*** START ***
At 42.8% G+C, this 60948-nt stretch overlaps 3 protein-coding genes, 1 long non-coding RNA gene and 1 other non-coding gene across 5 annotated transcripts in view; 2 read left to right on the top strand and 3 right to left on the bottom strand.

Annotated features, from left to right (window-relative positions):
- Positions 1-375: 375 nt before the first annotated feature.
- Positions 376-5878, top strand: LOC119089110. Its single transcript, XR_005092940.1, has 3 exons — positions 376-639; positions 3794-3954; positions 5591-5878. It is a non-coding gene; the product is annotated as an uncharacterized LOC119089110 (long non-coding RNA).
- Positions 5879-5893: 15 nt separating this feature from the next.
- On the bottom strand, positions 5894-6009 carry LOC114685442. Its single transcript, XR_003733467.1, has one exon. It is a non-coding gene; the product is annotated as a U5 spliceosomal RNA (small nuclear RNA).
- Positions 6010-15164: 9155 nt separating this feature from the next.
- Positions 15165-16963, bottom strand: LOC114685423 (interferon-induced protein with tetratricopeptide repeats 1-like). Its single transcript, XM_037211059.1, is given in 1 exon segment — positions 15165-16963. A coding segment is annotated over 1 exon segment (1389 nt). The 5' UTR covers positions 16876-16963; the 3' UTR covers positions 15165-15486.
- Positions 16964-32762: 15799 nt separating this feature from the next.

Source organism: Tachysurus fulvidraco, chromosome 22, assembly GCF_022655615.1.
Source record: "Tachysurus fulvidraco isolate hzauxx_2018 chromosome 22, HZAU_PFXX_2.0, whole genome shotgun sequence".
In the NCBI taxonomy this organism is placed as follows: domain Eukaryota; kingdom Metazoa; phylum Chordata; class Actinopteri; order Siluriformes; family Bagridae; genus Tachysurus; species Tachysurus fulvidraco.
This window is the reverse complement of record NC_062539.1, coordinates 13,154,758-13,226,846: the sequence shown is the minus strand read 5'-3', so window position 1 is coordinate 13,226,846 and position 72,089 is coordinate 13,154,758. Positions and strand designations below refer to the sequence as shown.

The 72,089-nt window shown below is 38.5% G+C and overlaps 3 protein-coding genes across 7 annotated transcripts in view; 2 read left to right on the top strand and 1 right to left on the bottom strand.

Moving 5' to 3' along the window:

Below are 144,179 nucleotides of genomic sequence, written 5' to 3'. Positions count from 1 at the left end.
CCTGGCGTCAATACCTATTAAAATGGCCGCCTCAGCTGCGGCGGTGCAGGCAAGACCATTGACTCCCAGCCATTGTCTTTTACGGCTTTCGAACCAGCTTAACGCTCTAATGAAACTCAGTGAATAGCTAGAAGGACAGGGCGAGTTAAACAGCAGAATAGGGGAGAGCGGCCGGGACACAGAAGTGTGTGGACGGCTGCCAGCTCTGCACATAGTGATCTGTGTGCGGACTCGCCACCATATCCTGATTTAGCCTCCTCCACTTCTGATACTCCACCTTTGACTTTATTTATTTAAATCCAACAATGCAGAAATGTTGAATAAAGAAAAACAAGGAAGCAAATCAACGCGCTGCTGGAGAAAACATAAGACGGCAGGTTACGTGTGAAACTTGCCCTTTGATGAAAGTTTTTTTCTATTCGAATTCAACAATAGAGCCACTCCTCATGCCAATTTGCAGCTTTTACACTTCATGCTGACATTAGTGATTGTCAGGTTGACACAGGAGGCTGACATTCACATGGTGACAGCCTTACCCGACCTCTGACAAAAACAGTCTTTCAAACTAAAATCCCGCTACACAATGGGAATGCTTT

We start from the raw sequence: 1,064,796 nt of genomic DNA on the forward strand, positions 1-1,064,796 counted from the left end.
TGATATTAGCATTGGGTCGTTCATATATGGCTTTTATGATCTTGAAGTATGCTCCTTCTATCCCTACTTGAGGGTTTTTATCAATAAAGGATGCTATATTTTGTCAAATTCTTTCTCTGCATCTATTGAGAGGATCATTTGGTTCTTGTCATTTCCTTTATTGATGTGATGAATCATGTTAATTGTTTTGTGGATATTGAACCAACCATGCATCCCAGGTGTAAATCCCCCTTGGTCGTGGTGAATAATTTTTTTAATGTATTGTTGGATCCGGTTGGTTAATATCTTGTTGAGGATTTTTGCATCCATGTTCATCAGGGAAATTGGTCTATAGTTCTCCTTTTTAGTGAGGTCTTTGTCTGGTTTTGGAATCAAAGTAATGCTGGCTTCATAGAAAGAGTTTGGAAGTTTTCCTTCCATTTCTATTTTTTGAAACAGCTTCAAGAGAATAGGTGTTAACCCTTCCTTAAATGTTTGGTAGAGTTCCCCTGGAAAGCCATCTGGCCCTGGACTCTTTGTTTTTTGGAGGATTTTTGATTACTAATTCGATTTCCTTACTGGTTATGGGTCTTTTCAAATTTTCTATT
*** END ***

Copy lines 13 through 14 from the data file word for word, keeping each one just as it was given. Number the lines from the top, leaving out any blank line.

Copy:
This window is the reverse complement of record NC_062539.1, coordinates 13,154,758-13,226,846: the sequence shown is the minus strand read 5'-3', so window position 1 is coordinate 13,226,846 and position 72,089 is coordinate 13,154,758. Positions and strand designations below refer to the sequence as shown.

The 72,089-nt window shown below is 38.5% G+C and overlaps 3 protein-coding genes across 7 annotated transcripts in view; 2 read left to right on the top strand and 1 right to left on the bottom strand.